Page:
Title Padilla v. Hanft
Publisher United States Court of Appeals for the Fourth Circuit
Publication Date 9 September 2005
Country United States of America
Reference 05-6396
Cite as Padilla v. Hanft, United States Court of Appeals for the Fourth Circuit, 9 September 2005, available at: http://www.refworld.org/docid/4374b6144.html [accessed 10 July 2014]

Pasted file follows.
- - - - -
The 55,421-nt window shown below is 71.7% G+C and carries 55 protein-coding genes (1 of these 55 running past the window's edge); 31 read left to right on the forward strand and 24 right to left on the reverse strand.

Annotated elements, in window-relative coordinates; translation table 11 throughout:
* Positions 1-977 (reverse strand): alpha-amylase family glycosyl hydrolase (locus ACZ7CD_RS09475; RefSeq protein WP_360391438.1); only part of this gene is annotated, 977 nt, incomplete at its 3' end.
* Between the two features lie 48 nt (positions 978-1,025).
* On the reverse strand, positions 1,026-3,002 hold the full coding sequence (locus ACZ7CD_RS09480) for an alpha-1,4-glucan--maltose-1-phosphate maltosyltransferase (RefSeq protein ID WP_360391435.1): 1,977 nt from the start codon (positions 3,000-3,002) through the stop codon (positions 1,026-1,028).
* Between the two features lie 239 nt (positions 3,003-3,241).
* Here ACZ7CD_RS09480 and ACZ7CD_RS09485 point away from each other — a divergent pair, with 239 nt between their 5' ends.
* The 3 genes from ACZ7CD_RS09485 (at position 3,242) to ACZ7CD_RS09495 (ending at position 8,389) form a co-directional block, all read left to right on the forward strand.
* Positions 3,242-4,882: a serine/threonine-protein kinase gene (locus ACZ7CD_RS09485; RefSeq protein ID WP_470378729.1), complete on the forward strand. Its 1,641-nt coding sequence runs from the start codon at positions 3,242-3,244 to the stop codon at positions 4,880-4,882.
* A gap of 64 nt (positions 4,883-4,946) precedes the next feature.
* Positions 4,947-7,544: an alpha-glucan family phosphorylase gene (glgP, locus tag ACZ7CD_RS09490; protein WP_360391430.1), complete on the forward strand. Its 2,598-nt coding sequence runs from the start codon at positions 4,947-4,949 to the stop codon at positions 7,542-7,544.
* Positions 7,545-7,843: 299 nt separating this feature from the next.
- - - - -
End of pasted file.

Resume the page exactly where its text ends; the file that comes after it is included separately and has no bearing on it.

Comments Appeal from the United States District Court for the District of South Carolina, at Charleston. Henry F. Floyd, District Judge. (CA-04-2221-26AJ) Argued: July 19, 2005; Decided: September 9, 2005. The Court reversed the judgment of the district court, which held that the President lacks the authority to detain Padilla and that Padilla should therefore be either criminally charged or released. Jose Padilla, a US citizen, was arrested in May 2002 at the Chicago airport when he was returning from Pakistan. After Padilla left the battlefield in Afghanistan, where he had been fighting against the US forces, he was recruited by al Qaeda members in Pakistan in order to come to the United States and commit terrorist attacks within the country. Subsequent to the President?s determination of Padilla as an ?enemy combatant?, Padilla was taken into military custody, where he has remained since. Padilla filed this petition for a writ of habeas corpus, and the district court found that the President lacks the authority to detain Padilla, and that his detention violates the Constitution and laws of the United States. The district court held that Padilla should either be criminally charged or released. The issue before the Court was ?whether the President of the United States possesses the authority to detain militarily a citizen of this country who is closely associated with al Qaeda, an entity with which the United States is at war; who took up arms on behalf of that enemy and against our country in a foreign combat zone of that war; and who thereafter traveled to the United States for the avowed purpose of further prosecuting that war on American soil, against American citizens and targets.? The Court affirmed this authority of the President pursuant to the Congress? Authorization for Use of Military Force Joint Resolution (?the AUMF?), which states ?[t]hat the President is authorized to use all necessary and appropriate force?in order to prevent any future acts of international terrorism.? The Court cited Hamdi v. Rumsfeld, in which the Supreme Court (?the SC?) upheld the authority of the Executive to militarily detain citizens who qualify as ?enemy combatants?. The Court concluded that, like Hamdi, Padilla was an enemy combatant, and that his military detention was therefore justified under the AUMF. Padilla claimed that his situation was different from Hamdi?s in that he was seized on US soil, and that he therefore did not fall within the narrow scope of the SC?s opinion. The Court mentioned that the SC decision did not refer to the site of the seizure and that Hamdi v. Rumsfeld permitted the detention of a person who was engaged in ?supporting forces hostile to the United States? and who was ?engaged in armed conflict against the United States?. Moreover, the Court held, that the distinction by way of locus of seizure was not compatible with the reasoning of the Court, which allowed the military detention because ?detention to prevent a combatant?s return to the battlefield is a fundamental incident of waging war.? The Court found that this necessity was the same in Padilla?s therefore rejected the argument. Padilla further asserted that his military detention is not ?necessary and appropriate?, because he is ?amenable to criminal prosecution.? The Court again noted that in this respect, his situation did not differ from Hamdi?s, and that if ?the mere availability of criminal prosecution rendered detention unnecessary within the meaning of the AUMF, then Hamdi?s detention would have been unnecessary and therefore unauthorized.? Moreover, the Court was convinced ?that the availability of criminal process cannot be determinative of the power to detain, if for no other reason than that criminal prosecution may well not achieve the very purpose for which detention is authorized in the first place - - the prevention of return to the field of the battle.?
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